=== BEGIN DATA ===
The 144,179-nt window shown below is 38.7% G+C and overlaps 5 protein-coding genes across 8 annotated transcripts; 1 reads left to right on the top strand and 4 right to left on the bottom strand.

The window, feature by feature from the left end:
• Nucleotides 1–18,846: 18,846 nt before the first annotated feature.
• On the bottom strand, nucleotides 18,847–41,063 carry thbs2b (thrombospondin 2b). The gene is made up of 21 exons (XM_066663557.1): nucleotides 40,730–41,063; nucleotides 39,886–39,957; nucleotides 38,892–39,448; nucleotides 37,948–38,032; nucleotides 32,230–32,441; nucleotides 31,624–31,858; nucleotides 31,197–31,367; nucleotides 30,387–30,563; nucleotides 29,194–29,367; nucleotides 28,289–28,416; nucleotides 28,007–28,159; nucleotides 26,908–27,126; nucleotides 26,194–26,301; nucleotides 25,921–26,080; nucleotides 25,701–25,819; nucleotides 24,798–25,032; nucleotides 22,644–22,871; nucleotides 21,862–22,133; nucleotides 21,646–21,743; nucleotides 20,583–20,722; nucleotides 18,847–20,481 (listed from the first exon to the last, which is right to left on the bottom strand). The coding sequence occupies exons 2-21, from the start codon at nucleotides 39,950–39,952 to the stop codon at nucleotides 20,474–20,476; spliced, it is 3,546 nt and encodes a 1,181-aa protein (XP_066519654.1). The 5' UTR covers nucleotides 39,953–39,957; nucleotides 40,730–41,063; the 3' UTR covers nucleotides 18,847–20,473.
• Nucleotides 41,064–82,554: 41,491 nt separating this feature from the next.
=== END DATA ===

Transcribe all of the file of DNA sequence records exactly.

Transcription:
The 144,179-nt window shown below is 38.7% G+C and overlaps 5 protein-coding genes across 8 annotated transcripts; 1 reads left to right on the top strand and 4 right to left on the bottom strand.

The window, feature by feature from the left end:
• Nucleotides 1–18,846: 18,846 nt before the first annotated feature.
• On the bottom strand, nucleotides 18,847–41,063 carry thbs2b (thrombospondin 2b). The gene is made up of 21 exons (XM_066663557.1): nucleotides 40,730–41,063; nucleotides 39,886–39,957; nucleotides 38,892–39,448; nucleotides 37,948–38,032; nucleotides 32,230–32,441; nucleotides 31,624–31,858; nucleotides 31,197–31,367; nucleotides 30,387–30,563; nucleotides 29,194–29,367; nucleotides 28,289–28,416; nucleotides 28,007–28,159; nucleotides 26,908–27,126; nucleotides 26,194–26,301; nucleotides 25,921–26,080; nucleotides 25,701–25,819; nucleotides 24,798–25,032; nucleotides 22,644–22,871; nucleotides 21,862–22,133; nucleotides 21,646–21,743; nucleotides 20,583–20,722; nucleotides 18,847–20,481 (listed from the first exon to the last, which is right to left on the bottom strand). The coding sequence occupies exons 2-21, from the start codon at nucleotides 39,950–39,952 to the stop codon at nucleotides 20,474–20,476; spliced, it is 3,546 nt and encodes a 1,181-aa protein (XP_066519654.1). The 5' UTR covers nucleotides 39,953–39,957; nucleotides 40,730–41,063; the 3' UTR covers nucleotides 18,847–20,473.
• Nucleotides 41,064–82,554: 41,491 nt separating this feature from the next.